Researchers in the Brain Research Center (BRC) at NYCU investigates mechanisms brain functions and discover potential treatments to brain disorders. In Taiwan, there are approximately 200,000 patients with epilepsy or brain developmental disorders. These patients face challenges due to their mental, physical, and mental disabilities when they try to live independently and work.

Mosaic radial glia cells

Based on the experience in studying the development of the brain, researchers at the BRC developed the first gene screening method that combined transposition with in utero electroporation, a technique to allow the induction of mutations in neural stem cells. Using this method, the screening for genes that are important during neuronal development was possible and the team has identified many new genes that are involved in brain development and neural diseases. In addition, by cooperating with the Genomics Research Center of NYCU, and the epilepsy surgery team of Taipei Veterans General Hospital, the team has been able to carry out clinical verification of these genes. With “Next Generation Sequencing,” the team was able to verify that a mutated gene found in mice is also present in patients with focal corticaldysplsia and epilepsy.

Researchers at NYCU has also been investigating other related brain developmental disorders in collaboration with international scientists to discover the mechanism behind brain malignant tumors. To understand the mechanism of medulloblastoma, the most common deadly malignant childhood brain tumor, the team and a French team at the Curie Institute used cerebellar electroporation and successfully tracked the development of cerebellar stem cells in vivo. Under the microscope, they saw the transition of neural stem cells into tumor cells and were able to clearly pinpoint important events. They discovered that a key transcription factor controls the division of neural stem cells by modulating primary cilium. Furthermore, the presence of a defect in primary cilium is able to cause abnormal cerebellar development. This research has become an important milestone in the treatment of brain tumors and their relationship with the loss of primary cilium.

Recently, researchers at NYCU has formed an international research team, including researchers in Australia, United States, and Malaysia, to utilize Next Generation Sequencing to identify new genes associated with “lissencephaly.” Lissencephaly is a serious brain developmental abnormality and patients show serious developmental delay, as well as intractable epilepsy. The most serious patients usually lack language, are unable to swallow and cannot walk; these patients become a huge burden on their families. Lissencephaly is a relatively rare disease and has an incidence of about 12 individuals per million. In Taiwan, there are around 300 cases. The team deintified that loss of function of a novel gene called CEP85L leads to a defect in neural cell migration and this defect is related to the functioning of centrosome. This is the first centrosome composition gene found to be involved in lissencephaly.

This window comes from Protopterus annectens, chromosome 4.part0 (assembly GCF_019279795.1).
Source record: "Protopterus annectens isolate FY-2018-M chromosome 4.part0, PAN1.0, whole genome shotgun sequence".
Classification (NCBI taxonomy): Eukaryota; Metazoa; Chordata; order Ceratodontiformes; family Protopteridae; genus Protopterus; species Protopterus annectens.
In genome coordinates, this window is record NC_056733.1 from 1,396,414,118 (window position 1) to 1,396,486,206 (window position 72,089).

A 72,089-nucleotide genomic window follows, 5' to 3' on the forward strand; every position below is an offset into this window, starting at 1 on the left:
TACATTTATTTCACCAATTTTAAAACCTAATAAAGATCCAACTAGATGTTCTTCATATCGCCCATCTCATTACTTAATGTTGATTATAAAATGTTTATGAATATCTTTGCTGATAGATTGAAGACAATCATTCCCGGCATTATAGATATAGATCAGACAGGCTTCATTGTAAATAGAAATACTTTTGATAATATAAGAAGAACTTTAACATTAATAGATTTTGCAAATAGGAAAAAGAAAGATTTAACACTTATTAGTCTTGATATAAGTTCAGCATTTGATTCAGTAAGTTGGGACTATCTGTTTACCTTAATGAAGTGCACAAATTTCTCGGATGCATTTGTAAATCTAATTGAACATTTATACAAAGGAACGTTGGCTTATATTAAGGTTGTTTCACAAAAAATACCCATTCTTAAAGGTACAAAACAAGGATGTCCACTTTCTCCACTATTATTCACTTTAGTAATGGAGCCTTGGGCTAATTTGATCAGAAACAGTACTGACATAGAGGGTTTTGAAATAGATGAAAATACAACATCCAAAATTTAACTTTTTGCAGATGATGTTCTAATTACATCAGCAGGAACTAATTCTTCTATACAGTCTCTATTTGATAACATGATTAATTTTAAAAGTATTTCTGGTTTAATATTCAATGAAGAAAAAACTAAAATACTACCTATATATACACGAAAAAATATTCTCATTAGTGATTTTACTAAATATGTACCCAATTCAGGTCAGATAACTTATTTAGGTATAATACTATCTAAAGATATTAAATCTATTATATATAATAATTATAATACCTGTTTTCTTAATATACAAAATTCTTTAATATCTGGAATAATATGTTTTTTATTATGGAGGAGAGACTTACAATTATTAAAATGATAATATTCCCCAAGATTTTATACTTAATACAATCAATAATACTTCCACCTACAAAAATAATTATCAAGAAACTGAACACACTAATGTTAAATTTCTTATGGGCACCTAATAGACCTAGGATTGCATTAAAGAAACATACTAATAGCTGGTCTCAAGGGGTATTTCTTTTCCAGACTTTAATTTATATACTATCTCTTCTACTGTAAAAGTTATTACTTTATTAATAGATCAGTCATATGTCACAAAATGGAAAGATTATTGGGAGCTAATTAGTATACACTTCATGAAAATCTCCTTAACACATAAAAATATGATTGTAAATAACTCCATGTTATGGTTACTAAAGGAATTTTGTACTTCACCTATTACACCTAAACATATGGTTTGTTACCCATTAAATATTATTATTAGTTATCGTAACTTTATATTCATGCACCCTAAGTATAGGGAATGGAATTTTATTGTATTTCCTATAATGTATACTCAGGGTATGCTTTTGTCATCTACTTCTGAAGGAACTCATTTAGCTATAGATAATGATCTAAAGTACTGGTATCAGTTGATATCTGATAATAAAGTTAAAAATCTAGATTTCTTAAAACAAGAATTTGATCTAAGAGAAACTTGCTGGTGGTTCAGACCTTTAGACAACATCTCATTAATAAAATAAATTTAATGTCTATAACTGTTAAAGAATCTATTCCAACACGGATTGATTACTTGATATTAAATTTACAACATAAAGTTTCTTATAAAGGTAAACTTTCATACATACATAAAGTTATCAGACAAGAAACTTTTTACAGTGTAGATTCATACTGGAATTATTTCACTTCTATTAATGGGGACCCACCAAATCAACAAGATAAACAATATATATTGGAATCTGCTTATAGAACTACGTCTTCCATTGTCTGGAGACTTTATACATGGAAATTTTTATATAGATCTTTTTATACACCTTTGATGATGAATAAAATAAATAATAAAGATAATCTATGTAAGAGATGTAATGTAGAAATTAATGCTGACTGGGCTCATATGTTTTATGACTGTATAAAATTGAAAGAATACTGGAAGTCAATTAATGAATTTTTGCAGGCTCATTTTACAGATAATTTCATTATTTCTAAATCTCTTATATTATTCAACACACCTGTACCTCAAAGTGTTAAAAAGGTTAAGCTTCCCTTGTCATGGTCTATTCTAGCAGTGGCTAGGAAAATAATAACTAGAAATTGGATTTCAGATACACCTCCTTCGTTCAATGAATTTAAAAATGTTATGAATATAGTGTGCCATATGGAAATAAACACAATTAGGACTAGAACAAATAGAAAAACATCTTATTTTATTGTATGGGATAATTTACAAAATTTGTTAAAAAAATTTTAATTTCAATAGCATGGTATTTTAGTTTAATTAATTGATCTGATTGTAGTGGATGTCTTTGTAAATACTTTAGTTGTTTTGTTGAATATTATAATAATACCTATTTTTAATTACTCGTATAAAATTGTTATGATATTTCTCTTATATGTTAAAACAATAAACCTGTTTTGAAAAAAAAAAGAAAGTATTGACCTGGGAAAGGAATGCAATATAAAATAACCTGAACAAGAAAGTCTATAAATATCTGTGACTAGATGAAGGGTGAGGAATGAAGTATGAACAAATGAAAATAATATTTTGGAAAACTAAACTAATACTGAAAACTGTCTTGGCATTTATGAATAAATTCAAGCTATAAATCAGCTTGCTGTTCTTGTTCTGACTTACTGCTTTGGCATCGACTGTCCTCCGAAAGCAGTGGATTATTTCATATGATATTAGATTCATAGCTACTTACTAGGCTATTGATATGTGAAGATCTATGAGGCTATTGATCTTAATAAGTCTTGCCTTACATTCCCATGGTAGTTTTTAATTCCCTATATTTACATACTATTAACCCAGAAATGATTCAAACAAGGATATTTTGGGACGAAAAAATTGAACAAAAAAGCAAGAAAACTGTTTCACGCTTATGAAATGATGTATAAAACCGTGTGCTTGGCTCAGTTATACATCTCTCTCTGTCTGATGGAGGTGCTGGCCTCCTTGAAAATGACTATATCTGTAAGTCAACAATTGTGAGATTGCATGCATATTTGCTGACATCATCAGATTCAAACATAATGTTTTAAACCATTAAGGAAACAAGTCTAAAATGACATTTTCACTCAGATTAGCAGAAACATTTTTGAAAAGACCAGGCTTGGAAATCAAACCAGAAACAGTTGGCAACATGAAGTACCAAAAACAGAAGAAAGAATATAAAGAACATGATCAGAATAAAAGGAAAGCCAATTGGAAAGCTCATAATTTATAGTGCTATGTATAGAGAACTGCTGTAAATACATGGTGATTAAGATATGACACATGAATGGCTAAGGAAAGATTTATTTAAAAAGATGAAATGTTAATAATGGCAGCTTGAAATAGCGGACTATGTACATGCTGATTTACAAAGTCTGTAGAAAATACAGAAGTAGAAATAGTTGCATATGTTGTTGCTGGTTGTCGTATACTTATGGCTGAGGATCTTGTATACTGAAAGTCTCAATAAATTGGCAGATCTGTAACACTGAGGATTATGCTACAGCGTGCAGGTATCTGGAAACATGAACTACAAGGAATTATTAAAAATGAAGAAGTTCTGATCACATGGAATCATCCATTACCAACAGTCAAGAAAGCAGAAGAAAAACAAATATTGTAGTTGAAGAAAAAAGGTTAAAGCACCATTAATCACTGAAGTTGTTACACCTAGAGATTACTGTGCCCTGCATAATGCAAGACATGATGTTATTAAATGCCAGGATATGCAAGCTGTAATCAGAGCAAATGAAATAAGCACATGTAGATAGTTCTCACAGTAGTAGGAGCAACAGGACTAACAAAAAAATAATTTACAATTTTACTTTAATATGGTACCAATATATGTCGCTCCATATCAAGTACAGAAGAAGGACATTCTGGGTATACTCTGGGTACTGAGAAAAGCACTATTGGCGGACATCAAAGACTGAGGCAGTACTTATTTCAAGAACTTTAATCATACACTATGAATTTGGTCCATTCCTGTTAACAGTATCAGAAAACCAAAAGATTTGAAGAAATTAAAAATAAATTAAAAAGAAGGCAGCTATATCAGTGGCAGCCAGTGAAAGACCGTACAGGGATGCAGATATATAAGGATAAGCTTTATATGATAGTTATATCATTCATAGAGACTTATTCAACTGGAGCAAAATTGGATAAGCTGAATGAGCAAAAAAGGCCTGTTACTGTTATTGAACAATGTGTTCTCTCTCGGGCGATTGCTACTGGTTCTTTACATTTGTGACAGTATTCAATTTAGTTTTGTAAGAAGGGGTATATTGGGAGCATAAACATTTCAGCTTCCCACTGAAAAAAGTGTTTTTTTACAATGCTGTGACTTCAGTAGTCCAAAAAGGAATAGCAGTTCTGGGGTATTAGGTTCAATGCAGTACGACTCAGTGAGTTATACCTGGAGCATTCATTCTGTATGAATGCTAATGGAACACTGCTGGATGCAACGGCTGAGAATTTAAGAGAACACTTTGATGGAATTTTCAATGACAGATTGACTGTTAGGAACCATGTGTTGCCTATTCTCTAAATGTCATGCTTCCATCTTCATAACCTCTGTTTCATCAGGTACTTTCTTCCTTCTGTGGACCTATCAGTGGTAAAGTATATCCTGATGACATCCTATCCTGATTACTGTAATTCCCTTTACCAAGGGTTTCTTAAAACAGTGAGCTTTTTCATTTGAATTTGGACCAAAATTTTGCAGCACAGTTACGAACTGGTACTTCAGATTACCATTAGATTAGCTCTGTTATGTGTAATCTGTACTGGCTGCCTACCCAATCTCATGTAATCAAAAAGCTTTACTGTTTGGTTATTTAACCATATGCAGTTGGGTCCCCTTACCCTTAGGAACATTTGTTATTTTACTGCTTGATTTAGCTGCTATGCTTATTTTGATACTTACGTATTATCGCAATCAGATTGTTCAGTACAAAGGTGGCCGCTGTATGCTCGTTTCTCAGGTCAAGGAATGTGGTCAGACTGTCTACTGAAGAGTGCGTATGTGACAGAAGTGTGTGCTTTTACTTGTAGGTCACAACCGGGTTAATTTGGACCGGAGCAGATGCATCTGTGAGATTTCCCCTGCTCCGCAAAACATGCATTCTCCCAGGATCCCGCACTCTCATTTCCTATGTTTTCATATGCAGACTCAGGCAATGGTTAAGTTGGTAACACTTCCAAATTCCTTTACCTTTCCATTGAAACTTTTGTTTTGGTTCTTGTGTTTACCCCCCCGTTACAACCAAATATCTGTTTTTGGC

A normal brain has many folds called gyri, and these are directly involved in high-order cognitive function development. Patients with lissencephaly have gyri that are underdeveloped or not developed at all; thus their brains have a smooth appearance that is called lissencephaly. The team leader, Distinguished Professor Jin-Wu Tsai of Institute of Brain Science, remarked that part of the lissencephaly phenotype of patients is caused by a genetic mutation. During the development of the brain, neural cells move to the surface of the brain (the cortex) and this process is regulated by many genes. If any of these genes are defective, the neural cells are unable to move to their correct location and this can lead to abnormal development of gyri or lissencephaly. Up to this point, CEP85L had never been associated with any human diseases and thus the identification of mutants of CEP85L and its association with lissencephaly is a world first.

These important discoveries should help to accelerate the diagnosis of different types of abnormal brain developmental diseases by doctors and it also helps to explain why some newborns are found to have this serious disease without any family history. These genes could be used for prenatal screening in the future, which should decrease the occurrence of related. In terms of the science, this research has provided scientists with a deeper understanding of the mechanisms behind brain development and may also help to guide drug development and/or genetic therapy in the future.